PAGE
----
Top 100 Novel Review: The Heart of the Matter, Graham Greene (1948)

Take Control Scobie!

But is our protagonist even capable of doing that? He always misreads the situation, using pity to guide actions. 

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My Rating: cropped-smooth-starcropped-smooth-starcropped-smooth-starcropped-smooth-star

I felt bad at the end of this book. Scobie is a man who mostly wants to be left alone, but others keep pulling him in multiple directions. He isn’t a bad person per say, but his laissez-faire attitude matched with his inability to read the direness of situations leads to a combustable situation; he slowly gets pulled down an unscrupulous path, over relying on pity to guide decisions.

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Top 100 Novel Review: An American Tragedy, Theodore Dreiser (1925)

Calling BS Early.

Dreiser deconstructs the American Dream. 

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My Rating: cropped-smooth-starcropped-smooth-starcropped-smooth-star

It’s amazing that his book was written so early.

While still a product of its time, Drieser’s novel is fantastically relevant today. At its core, it’s a commentary on class and the American Dream. The story follows a young Clyde Griffiths from a lowly, street-preaching family through several iterations of social status changes. What follows is an unsettling but cathartic reading; Clyde bears the sin of our own failures allowing us to live free of the American expectation.

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Top 100 Novel Review: One Flew Over the Cuckoo’s Nest, Ken Kesey (1962)

An Infinite Amount to Think About.

Not only is their a dynamite narrative, the themes and competing ideas could fill a lifetime of consideration. 

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My Rating: cropped-smooth-starcropped-smooth-starcropped-smooth-starcropped-smooth-starcropped-smooth-star

I’ve had a run of books that forgo traditional story elements, like having a plot, meaningful narration, or development of characters (here’s looking at you “The Sun Also Rises” and “Falconer”). While they get heralded as artistic masterpieces, I find both books lacking teeth since they are not only unenjoyable to read, but they can’t coalesce to say anything due to being stripped of narrative devices.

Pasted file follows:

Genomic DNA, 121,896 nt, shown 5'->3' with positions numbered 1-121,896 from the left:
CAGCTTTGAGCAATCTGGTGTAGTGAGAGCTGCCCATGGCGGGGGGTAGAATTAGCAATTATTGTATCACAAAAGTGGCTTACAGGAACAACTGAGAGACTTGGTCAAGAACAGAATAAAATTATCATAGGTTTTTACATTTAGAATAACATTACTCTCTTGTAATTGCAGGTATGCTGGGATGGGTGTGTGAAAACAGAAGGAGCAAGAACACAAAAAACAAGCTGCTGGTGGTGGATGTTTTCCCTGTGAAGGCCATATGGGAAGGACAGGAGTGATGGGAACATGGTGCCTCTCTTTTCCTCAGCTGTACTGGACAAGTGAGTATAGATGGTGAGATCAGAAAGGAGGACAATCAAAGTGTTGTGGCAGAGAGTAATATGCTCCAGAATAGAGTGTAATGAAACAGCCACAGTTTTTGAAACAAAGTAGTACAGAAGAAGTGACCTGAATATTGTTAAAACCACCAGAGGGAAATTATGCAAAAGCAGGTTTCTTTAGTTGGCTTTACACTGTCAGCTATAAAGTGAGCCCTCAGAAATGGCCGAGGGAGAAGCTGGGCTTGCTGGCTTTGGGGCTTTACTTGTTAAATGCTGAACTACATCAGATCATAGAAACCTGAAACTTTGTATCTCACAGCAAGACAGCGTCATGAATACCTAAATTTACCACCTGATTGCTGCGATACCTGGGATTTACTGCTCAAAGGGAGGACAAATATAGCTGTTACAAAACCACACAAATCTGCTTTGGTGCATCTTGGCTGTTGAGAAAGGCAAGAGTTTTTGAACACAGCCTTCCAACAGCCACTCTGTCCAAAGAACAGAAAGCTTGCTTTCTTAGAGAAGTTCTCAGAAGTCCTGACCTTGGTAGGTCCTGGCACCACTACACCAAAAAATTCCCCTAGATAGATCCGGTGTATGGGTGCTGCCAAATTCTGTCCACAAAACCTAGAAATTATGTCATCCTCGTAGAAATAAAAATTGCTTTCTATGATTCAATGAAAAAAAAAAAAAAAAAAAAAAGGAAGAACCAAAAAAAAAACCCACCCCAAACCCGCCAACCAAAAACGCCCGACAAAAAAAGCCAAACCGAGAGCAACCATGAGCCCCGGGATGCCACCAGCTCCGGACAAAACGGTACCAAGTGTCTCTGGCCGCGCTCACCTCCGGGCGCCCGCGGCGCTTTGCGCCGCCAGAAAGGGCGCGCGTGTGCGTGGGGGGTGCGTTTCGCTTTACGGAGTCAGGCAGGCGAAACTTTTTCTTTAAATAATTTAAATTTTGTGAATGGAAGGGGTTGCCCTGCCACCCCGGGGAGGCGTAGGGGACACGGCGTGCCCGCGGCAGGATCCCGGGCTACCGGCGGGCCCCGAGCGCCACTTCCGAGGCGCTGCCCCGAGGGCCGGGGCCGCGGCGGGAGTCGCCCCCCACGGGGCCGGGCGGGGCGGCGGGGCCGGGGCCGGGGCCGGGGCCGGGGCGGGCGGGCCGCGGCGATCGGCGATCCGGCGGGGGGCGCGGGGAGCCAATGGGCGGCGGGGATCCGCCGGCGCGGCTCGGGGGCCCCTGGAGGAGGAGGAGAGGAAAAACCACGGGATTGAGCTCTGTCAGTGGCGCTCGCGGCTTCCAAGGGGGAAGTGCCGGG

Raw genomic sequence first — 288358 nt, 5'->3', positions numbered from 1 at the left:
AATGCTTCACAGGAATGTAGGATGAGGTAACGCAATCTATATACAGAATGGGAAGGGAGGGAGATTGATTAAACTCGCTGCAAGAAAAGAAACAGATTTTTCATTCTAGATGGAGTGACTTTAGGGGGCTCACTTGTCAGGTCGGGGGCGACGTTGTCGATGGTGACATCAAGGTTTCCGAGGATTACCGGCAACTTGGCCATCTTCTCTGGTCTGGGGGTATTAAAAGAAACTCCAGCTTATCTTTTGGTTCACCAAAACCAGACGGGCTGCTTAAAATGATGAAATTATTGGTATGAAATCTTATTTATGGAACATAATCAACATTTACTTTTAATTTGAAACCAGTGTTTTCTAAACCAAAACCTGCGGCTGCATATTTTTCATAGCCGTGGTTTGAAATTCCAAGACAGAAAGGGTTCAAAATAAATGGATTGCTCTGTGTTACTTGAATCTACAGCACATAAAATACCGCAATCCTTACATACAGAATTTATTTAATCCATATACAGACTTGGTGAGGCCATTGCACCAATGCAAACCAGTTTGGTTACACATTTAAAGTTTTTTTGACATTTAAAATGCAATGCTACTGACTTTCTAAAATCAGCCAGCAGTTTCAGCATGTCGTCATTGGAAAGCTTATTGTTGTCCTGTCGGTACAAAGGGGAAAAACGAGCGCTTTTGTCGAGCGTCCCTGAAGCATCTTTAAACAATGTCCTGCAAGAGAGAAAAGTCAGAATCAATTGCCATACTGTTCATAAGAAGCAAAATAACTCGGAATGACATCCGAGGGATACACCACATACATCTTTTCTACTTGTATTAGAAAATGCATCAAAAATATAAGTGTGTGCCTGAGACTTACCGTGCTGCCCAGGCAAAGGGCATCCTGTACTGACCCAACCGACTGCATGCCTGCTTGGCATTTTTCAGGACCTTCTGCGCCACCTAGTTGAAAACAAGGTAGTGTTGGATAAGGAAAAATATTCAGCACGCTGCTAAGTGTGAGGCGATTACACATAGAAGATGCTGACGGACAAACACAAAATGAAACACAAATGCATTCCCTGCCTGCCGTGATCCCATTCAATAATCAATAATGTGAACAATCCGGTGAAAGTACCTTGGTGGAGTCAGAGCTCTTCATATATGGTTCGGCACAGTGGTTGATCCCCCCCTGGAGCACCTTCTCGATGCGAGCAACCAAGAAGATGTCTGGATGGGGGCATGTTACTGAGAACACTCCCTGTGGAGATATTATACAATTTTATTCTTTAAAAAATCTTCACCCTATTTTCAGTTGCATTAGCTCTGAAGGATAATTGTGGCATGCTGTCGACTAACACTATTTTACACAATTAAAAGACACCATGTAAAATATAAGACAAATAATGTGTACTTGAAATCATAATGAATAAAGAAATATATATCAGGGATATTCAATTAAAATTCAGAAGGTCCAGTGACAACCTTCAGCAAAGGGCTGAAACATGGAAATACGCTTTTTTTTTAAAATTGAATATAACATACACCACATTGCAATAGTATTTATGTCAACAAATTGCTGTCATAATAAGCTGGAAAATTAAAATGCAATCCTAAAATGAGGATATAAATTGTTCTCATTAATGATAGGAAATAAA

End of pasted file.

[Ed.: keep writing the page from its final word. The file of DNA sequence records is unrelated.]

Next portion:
In comes my savior: “One Flew Over the Cuckoo’s Nest.” 

Not only does this book have an immensely intriguing story, showing the power struggle between a Head Nurse and an Asylum patient who are both egomaniacs, it has as many themes as you can consider. Like an infinite ball of string, you are free to pull and unwind from any angle as long as your heart desires.

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Top 100 Book Review: Ubik – Philip K. Dick (1969)

Unbalancing Thriller That Makes You Question

Science fiction at its best: taking advantage of temporal-spatial qualities to take advantage of our intuitions. 

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My Rating: smooth-starsmooth-starsmooth-star

I really think science fiction, the genre as a whole, is under appreciated. There is some really good writing out there, and just because the settings might be geeky, futuristic, or entail allusions to higher level math, it gets disregarded. The format allows authors to explore things that just wouldn’t otherwise be possible; when you don’t have to worry about what is plausible, you are free to explore the human condition unabated without typical restraints.

Where this can go awry is that things can get too zany when authors get drunk off the power of not having to tell a tightly-knit story. This can be a delicate thing to balance, using the unconstrained conventions of the genre but still having to tell a coherent narrative that can be appreciated.

Fortunately, Ubik does both of these well and gets the most out of both sides.

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The Top 100 Book Review: A Death in the Family – James Agee (1957)

Beautiful Writing, Tepid Story

“We are talking now of summer evenings in Knoxville Tennessee in the time that I lived there so successfully disguised to myself as a child.”

Rating: smooth-starsmooth-star

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I almost hate myself for doing this: a book that is so beautifully written with descriptions of life that burst from the page getting only two stars. There were times I put the book down and really took a moment to live the words. That’s how good this writing is. Take a moment to take in this excerpt below:

“Before long the city thinned out into the darkened evidences of the kind of flea-bitten semi-rurality which always peculiarly depressed him: mean little homes, and other inexplicably new and substantial, set too close together for any satisfying rural privacy or use, too far, too shapelessly apart to have adherences as any kind of community; mean little pieces of ill-cultivated land behind them, and alongside the road, between them, trash and slash and broken sheds and rained-out billboards: he passed a late, late streetcar, no passengers abroad, far out near the end of its run.”

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